• ING is also currently offering a 2% rate on TFSA savings accounts. I’m not sure how long that will last.
  • There are plenty of other financial institutions out there. They may offer other options if none of the above fit for you.

All of this can get a little confusing, but it just goes to show that there are no one-size-fits-all solutions in personal finance. Five different people could look at this information and make 5 different choices based on the type of account they hold, their time frame, and a host of other factors.

Back to our original question: is it worth it to put your money into a 5-year GIC when it’s earning just a hair more than some savings accounts? Well, it depends. If you really want the maximum return on your money and you don’t need it for 5 years or more, it still looks like most 5-year GICs beat most savings accounts. If, however, you don’t want to lock up your cash, or you’ll need it before 5 years have passed, you may want to consider a savings account instead.

There are plenty of options for your cash out there. Understanding your financial situation coupled with a little homework can help you make the choice that’s right for you.

Have you made any decisions on where to park your cash yet this year?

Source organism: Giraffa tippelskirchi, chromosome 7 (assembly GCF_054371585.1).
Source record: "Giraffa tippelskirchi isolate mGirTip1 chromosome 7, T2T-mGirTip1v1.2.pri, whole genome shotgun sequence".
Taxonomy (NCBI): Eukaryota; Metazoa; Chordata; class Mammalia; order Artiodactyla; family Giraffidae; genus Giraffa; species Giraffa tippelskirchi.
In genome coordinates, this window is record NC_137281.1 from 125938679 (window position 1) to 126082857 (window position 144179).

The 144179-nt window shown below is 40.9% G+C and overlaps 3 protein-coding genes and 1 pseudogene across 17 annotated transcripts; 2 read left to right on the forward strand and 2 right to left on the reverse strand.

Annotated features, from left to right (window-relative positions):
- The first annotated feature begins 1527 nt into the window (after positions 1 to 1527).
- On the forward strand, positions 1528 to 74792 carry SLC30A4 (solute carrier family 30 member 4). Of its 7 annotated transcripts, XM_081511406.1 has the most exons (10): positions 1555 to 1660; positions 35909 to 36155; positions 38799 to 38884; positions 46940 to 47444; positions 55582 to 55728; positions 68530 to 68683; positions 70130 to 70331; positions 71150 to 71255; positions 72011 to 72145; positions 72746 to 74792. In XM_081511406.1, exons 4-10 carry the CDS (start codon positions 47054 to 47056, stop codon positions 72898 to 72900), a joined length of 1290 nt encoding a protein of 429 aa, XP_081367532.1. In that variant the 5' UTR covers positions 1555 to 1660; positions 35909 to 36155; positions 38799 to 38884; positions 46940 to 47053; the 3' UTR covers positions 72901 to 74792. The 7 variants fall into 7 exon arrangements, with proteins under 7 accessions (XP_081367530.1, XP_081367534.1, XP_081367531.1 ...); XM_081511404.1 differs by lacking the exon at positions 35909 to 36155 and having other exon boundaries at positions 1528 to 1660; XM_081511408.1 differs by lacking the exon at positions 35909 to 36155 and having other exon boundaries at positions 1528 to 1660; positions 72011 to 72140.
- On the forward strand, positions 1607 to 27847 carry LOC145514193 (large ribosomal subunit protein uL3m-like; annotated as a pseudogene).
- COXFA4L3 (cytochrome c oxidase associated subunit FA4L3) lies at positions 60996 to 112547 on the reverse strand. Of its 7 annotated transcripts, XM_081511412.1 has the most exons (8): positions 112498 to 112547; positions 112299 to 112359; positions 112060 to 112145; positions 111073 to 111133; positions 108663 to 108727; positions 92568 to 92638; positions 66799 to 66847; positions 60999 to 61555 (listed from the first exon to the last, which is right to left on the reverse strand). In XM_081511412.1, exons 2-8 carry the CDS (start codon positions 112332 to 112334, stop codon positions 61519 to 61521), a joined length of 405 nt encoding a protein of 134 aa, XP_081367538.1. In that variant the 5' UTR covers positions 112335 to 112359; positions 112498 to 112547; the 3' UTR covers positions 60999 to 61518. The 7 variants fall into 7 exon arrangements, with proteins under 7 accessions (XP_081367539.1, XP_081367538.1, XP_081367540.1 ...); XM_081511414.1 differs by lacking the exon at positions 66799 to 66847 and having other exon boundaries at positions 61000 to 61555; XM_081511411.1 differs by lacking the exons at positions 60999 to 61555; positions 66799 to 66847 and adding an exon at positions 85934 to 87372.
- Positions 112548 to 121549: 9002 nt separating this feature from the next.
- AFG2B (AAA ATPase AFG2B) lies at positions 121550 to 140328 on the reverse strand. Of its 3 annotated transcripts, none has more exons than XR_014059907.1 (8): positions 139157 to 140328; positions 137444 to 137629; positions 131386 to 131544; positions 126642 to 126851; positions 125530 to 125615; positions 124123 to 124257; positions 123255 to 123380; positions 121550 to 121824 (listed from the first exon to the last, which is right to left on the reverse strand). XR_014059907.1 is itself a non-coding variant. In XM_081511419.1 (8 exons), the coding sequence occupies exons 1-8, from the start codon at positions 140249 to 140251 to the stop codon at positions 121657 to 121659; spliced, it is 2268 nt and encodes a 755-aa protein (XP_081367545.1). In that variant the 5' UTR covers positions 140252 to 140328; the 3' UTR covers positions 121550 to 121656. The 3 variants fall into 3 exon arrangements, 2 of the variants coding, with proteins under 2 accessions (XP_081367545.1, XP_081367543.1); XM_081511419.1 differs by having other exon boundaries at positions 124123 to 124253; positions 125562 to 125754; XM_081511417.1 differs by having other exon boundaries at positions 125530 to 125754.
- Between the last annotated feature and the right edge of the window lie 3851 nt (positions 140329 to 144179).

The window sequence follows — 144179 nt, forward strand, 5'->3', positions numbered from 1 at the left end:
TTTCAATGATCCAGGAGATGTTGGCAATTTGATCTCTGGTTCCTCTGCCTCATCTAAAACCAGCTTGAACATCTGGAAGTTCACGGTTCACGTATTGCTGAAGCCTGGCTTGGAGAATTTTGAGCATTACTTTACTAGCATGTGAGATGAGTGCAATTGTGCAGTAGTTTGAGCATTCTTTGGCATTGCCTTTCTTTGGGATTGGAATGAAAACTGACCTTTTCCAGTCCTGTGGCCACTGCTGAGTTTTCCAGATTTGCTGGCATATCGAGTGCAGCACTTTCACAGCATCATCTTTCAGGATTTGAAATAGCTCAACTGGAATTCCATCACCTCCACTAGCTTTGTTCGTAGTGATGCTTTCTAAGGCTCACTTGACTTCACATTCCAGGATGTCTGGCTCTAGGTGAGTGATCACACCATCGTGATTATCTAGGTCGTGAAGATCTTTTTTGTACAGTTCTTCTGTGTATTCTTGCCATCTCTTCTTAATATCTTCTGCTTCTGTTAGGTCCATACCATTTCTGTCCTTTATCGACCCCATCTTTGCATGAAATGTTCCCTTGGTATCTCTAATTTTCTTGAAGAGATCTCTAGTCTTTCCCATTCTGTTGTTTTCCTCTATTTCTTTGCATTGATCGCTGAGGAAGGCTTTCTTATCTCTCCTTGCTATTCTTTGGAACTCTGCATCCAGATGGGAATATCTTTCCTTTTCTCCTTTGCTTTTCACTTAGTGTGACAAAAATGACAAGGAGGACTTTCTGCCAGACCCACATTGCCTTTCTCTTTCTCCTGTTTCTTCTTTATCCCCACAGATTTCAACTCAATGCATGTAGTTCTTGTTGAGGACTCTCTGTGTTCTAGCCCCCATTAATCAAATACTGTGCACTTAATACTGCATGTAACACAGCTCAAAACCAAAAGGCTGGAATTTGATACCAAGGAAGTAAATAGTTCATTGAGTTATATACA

1. My Own Advisor

    Definitely savings account, HISA over GICs for me. High liquidity.

    Problem is Kim, I don’t have a great deal of cash 🙁

    Hopefully we can get our emergency fund up to $10 K by the end of the calendar year. Then I’ll feel better.

    • 2 Cents

      It’s funny how knowing that emergency fund is there can calm the nerves isn’t it? We keep ours in a high-interest TFSA savings account. The rate is very good compared to the big banks, the interest is tax free, and we have quick access to the funds in the event we really need them.

      Thanks for stopping by Mark!

  2. VanLarry

    Have you consider using a GIC broker/dealer like to get even better rates. They deal with smaller, local saving unions/banks thus you get a few basis points more. For example, my area BC, the best offering for a 1 year RRSP GIC is 2.30%. They’re “free”, they get paid mainly by referral commission, where as some companies take a few percentage of your investment(ie. Edward Jones). So do your own research.

    As for the original question: 5-year GIC vs. savings account? If you’re flexible for either way then consider if interests were to raise within 5 years. If so, then savings. If rates look like they’re downtrend, then lock in 5 years.

    • 2 Cents

      Thanks for the heads-up VanLarry! I did know about the brokers, but I haven’t seen rates over 2% for a 1 year GIC. I’ll have to check that out.